Forget Galaxy AI — Honor’s plan for AI on phones is the smartest approach yet

Honor Magic6 Pro Magic Portal
(Image credit: Tom's Guide)

I remain skeptical of the way artificial intelligence has been used recently in smartphones. AI and machine learning have been present in phones for years already, helping manage and improve phone performance in all kinds of areas. But lately, AI has stepped into the spotlight as the selling point of choice for the Samsung Galaxy S24 and Google Pixel 8, and possibly the iPhone 16 later this year.

But to me, many of the ways that this AI surfaces involves gimmicks. That's not to say that things like generative image editing or live in-call translation are not impressive feats of computing, nor that they don't add any value to the phones they're on. But it's not yet clear if these features are going to be something users will want to keep using once the novelty wears off.

Contrast that with what Honor showed off at MWC 2024. That phone maker's approach to AI-powered features strikes me as more immediately useful than what we're seeing elsewhere. And perhaps as the AI hype train slows down, this is how we're going to see AI featured on phones over the long term.

What Honor gets right with AI

What caught my attention first-off was Honor's MagicRing system. This is similar to Apple's Continuity features across iPhone, iPad and Mac, but the difference with the Honor version is that you can use a phone as an additional window as well as a tablet (handy when you have a big-screen foldable like the Magic V2). That approach lets you freely access files on all the devices and move those files between them. 

The AI isn't obvious here, but it's around to help you manage the different device windows, and help you sling images and documents between them.

Honor MagicRing moving an app window from a laptop to a tablet

(Image credit: Tom's Guide)

There's also the Magic Portal feature on the new Magic6 Pro phone, which tries to guess which app you'll want to share a selected piece of content through. You can then transfer that to the app you want in a single step by dragging the content over to a set of shortcuts appearing on the left or right edge of the screen. As I mentioned in my Magic6 Pro review, it's not as ambitious as what rivals are doing, but in a way that's a good thing — I can see how Magic Portal fits in with ways I already use my phone.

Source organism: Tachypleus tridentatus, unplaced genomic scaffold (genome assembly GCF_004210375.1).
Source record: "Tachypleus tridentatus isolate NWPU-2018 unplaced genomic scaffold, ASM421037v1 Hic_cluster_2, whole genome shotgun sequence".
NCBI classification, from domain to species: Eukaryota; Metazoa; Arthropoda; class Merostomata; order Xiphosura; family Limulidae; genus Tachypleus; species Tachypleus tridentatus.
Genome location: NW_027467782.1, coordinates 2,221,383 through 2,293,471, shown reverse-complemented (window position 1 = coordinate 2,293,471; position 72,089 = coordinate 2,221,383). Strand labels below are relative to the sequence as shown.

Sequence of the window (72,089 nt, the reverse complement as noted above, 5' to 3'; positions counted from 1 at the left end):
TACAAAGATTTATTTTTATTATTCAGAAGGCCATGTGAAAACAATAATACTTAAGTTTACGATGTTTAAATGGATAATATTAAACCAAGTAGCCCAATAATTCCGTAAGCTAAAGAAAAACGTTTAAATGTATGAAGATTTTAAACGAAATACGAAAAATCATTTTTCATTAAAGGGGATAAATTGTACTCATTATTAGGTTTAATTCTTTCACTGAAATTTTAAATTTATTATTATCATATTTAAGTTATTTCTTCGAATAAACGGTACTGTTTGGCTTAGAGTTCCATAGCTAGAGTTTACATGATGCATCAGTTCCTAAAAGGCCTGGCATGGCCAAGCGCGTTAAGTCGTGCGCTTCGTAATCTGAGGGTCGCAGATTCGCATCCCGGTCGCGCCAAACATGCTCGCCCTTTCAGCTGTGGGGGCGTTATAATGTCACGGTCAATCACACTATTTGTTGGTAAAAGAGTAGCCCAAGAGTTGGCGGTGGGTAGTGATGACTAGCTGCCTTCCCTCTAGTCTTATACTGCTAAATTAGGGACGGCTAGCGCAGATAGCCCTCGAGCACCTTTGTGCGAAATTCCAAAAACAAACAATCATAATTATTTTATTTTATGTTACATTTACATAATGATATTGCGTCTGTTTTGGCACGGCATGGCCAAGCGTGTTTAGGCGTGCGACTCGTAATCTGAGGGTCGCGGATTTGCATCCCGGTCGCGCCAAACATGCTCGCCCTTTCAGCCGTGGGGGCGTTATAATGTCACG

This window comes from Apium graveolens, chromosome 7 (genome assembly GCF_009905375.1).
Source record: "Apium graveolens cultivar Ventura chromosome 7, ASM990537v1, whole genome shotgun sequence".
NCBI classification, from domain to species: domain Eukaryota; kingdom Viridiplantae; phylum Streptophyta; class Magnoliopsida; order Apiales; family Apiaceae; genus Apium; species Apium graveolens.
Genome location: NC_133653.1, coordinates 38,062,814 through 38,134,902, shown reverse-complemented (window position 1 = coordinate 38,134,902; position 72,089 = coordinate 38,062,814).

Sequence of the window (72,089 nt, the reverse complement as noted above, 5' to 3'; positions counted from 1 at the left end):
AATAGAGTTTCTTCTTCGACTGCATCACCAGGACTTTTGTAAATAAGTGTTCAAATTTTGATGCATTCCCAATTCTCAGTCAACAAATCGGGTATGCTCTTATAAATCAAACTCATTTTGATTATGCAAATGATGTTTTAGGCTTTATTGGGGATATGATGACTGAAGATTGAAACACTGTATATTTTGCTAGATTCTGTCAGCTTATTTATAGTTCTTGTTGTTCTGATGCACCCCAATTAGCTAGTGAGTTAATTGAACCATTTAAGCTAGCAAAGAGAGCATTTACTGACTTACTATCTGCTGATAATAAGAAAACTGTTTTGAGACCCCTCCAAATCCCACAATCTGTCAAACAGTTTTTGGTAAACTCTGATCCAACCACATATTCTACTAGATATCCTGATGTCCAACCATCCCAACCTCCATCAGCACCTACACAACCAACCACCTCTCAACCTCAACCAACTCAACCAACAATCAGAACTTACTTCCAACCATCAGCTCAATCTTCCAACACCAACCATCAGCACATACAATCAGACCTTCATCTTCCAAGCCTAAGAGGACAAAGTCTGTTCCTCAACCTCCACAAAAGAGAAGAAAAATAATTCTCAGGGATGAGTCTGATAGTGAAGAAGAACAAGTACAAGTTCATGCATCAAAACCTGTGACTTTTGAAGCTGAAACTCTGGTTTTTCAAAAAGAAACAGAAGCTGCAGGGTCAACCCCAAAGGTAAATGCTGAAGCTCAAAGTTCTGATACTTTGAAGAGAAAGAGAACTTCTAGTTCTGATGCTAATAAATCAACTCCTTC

Honor MagicRing continuity features in use on a foldable phone, a laptop and a tablet

(Image credit: Tom's Guide)

Behind all that, Honor's focus on on-device processing, even for things like Llama 2 chatbot integration (currently undergoing testing on the Magic6 Pro) feels like a strong path for the company to go down. Not only is it a brilliant flex of the chipsets and NPUs that Honor has fitted into its new devices, but hopefully it means these features will always work without extra paid updates or subscriptions getting in the way. That's quite a contrast with what Samsung has threatened to do in future with the Galaxy S24's Galaxy AI features.

Sadly, all of this is limited to Honor products. You might expect this given how Samsung and Apple treat their own cross-device features, but the similar Smart Connect app from Motorola and Lenovo (another standout on the MWC show floor in Barcelona) only needs one of its phones to function. This seems optimal for users who then have greater freedom in choosing devices, but could be a hard sell for manufacturers hoping to get users invested in their whole ecosystems.

I won't claim to have powers of clairvoyance, so maybe more creative generative AI features will prove a big hit with users, and it'll become another key tool in a smartphone's arsenal of abilities. Plus when it comes to Honor's stuff, the only feature I've been able to try myself outside of a controlled demo was Magic Portal. So maybe MagicRing won't be the perfect productivity package I want it to be. 

Still, I believe that AI's future is in the background of a phone's processes rather than the foreground for the majority of users. And of all the manufacturers who've been shouting about their AI so far, Honor's implementation best fits that particular bill.

More from Tom's Guide

Category
Arrow
Arrow
Back to Mobile Cell Phones
Brand
Arrow
Storage Size
Arrow
Colour
Arrow
Condition
Arrow
Price
Arrow
Any Price
Showing 10 of 157 deals
Filters
Arrow
Load more deals
Richard Priday
Assistant Phones Editor

Richard is based in London, covering news, reviews and how-tos for phones, tablets, gaming, and whatever else people need advice on. Following on from his MA in Magazine Journalism at the University of Sheffield, he's also written for WIRED U.K., The Register and Creative Bloq. When not at work, he's likely thinking about how to brew the perfect cup of specialty coffee.